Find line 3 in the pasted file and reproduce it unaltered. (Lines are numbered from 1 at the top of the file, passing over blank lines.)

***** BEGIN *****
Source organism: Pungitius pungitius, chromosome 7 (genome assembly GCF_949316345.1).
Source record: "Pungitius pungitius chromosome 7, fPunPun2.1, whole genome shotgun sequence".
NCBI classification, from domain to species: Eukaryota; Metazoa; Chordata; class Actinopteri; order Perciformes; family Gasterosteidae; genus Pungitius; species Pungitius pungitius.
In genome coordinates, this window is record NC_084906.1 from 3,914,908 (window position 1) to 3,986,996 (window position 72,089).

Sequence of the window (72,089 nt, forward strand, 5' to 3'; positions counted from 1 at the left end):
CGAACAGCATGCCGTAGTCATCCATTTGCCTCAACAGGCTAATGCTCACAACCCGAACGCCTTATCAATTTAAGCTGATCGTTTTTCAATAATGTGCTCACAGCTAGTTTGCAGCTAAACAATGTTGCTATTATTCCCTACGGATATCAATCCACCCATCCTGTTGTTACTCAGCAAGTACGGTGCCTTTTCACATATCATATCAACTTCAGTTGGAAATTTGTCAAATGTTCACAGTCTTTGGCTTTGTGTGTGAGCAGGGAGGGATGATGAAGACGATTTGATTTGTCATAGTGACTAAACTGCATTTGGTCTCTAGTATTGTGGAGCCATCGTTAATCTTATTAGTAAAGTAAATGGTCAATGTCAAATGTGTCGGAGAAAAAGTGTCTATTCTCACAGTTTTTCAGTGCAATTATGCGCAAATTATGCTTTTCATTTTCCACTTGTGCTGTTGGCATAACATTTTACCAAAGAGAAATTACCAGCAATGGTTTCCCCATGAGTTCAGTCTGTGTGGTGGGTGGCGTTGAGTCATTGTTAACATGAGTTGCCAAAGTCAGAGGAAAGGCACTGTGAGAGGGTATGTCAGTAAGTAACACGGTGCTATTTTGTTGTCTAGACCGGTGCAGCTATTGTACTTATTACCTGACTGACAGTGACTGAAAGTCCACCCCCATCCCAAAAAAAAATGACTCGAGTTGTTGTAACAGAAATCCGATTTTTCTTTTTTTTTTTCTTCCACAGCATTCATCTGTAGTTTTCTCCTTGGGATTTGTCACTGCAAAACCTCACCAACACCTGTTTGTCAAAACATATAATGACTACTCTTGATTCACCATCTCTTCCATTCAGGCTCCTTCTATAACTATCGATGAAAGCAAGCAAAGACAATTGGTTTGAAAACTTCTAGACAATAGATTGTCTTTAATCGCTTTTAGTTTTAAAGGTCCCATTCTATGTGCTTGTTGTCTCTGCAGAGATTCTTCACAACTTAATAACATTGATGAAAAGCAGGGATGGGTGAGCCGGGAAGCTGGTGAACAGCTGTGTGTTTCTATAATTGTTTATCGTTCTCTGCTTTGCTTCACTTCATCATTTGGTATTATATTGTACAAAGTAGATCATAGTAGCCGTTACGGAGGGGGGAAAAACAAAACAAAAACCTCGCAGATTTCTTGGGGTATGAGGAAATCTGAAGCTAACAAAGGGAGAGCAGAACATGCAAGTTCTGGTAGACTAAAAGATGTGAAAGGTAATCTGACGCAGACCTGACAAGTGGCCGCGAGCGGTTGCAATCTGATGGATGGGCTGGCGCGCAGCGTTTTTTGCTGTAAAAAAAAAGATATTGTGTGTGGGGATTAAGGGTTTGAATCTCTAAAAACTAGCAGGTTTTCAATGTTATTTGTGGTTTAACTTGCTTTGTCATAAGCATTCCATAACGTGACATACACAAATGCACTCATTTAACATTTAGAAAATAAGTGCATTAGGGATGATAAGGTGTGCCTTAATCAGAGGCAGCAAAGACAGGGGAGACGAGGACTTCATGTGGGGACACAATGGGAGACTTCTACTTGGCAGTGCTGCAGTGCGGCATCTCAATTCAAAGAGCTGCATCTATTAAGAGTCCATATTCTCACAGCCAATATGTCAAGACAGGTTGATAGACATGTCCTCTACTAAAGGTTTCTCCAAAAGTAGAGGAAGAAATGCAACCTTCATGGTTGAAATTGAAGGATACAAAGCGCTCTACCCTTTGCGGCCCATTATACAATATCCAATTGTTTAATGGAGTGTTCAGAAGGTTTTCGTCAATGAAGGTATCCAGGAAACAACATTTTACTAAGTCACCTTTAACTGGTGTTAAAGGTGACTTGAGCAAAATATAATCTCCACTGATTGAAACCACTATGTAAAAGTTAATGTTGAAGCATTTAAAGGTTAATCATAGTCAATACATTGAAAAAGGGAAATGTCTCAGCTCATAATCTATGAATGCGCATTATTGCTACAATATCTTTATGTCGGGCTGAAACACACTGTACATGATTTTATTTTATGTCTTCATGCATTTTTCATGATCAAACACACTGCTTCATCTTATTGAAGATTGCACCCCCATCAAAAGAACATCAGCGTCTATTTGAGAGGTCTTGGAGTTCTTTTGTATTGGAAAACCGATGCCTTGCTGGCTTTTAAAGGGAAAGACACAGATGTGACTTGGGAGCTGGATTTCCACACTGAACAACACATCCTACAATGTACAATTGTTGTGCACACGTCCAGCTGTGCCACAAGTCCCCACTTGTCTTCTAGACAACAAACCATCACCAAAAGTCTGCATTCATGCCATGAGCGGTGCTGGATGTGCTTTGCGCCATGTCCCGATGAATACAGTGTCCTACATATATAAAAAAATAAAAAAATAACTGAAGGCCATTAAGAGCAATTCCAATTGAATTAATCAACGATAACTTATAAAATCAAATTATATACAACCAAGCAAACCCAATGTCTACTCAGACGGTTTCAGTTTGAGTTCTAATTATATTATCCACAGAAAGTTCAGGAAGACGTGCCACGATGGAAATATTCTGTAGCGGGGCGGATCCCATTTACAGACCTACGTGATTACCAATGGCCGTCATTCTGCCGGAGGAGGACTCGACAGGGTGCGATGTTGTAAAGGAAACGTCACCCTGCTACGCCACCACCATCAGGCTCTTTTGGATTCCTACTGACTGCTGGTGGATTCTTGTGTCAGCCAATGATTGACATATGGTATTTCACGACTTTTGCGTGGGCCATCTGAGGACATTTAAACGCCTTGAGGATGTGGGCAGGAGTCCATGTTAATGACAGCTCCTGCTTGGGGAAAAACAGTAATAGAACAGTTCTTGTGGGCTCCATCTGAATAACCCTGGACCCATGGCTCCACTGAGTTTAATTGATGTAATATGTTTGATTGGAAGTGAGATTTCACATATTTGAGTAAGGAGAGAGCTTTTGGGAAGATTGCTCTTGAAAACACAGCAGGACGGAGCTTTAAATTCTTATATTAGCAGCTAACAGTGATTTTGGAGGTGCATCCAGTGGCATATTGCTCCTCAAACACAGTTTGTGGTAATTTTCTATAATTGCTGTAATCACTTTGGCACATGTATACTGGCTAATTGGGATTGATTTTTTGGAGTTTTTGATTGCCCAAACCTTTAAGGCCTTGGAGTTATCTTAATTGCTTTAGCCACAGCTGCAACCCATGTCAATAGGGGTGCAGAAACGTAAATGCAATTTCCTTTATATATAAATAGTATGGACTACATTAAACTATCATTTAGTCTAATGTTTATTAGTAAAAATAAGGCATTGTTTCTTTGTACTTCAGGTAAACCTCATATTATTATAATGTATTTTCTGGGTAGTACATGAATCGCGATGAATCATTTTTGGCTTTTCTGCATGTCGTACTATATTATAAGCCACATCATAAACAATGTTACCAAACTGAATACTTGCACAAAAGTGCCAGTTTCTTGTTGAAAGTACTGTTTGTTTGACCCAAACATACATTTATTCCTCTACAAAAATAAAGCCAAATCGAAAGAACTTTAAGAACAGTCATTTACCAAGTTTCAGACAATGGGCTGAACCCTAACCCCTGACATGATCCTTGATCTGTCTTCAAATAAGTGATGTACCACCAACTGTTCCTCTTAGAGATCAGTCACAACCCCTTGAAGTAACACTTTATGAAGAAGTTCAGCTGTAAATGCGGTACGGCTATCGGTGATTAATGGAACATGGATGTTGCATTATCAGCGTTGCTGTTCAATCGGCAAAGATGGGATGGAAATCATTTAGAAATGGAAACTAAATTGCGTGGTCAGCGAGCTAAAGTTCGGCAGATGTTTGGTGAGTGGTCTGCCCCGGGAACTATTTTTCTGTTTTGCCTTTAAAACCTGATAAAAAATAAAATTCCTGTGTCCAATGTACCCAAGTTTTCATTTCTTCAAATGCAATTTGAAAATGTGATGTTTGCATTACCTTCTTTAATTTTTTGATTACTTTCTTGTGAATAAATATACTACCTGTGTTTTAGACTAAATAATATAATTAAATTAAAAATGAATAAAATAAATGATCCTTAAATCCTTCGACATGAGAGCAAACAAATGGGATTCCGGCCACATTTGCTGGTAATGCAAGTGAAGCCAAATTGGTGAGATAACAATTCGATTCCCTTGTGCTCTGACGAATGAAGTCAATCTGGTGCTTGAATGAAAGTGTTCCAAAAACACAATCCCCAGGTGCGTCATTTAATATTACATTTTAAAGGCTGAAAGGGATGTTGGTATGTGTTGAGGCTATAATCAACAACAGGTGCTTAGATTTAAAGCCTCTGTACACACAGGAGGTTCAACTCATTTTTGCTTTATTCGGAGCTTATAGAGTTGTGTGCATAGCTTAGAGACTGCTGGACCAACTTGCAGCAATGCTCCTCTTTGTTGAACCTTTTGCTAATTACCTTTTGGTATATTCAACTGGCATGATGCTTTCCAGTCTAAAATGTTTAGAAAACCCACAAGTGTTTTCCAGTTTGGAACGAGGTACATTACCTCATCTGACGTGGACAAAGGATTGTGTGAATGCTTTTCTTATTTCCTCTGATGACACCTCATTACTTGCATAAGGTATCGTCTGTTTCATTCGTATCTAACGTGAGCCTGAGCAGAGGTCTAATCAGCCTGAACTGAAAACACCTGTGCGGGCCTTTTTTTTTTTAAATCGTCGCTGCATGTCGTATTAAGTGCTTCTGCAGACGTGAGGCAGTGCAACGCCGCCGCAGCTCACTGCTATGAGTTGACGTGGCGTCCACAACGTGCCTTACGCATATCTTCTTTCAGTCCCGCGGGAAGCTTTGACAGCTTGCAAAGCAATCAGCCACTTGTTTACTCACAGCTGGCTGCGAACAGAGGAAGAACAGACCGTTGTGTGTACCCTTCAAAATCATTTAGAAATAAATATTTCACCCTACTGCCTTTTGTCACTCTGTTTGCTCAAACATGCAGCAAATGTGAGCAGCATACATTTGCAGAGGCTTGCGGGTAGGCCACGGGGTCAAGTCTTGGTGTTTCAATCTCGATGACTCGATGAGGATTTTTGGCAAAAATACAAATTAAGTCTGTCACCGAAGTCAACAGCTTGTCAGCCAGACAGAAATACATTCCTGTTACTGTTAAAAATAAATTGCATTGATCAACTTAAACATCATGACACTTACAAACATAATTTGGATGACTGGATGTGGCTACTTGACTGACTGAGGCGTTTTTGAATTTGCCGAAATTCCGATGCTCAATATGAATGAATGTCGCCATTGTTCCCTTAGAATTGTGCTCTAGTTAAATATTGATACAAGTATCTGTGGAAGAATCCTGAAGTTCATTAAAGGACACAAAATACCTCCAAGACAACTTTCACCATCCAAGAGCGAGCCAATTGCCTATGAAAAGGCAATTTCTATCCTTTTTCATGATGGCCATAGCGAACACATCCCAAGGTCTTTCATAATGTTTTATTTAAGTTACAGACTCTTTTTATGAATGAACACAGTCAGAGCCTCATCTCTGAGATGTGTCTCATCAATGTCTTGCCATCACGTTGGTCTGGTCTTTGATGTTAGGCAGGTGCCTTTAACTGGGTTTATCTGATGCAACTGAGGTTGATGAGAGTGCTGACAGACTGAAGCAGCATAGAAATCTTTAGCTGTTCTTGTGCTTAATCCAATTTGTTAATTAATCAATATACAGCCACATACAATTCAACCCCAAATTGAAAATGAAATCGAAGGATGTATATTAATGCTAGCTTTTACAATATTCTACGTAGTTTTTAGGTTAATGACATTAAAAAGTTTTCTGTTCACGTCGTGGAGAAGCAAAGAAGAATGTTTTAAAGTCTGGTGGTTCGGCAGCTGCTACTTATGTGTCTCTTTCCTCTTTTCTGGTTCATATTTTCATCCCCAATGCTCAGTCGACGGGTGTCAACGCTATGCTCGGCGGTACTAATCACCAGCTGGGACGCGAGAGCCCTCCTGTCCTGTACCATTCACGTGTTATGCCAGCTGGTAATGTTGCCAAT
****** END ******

NCBI classification, from domain to species: Eukaryota; Metazoa; Chordata; class Actinopteri; order Perciformes; family Gasterosteidae; genus Pungitius; species Pungitius pungitius.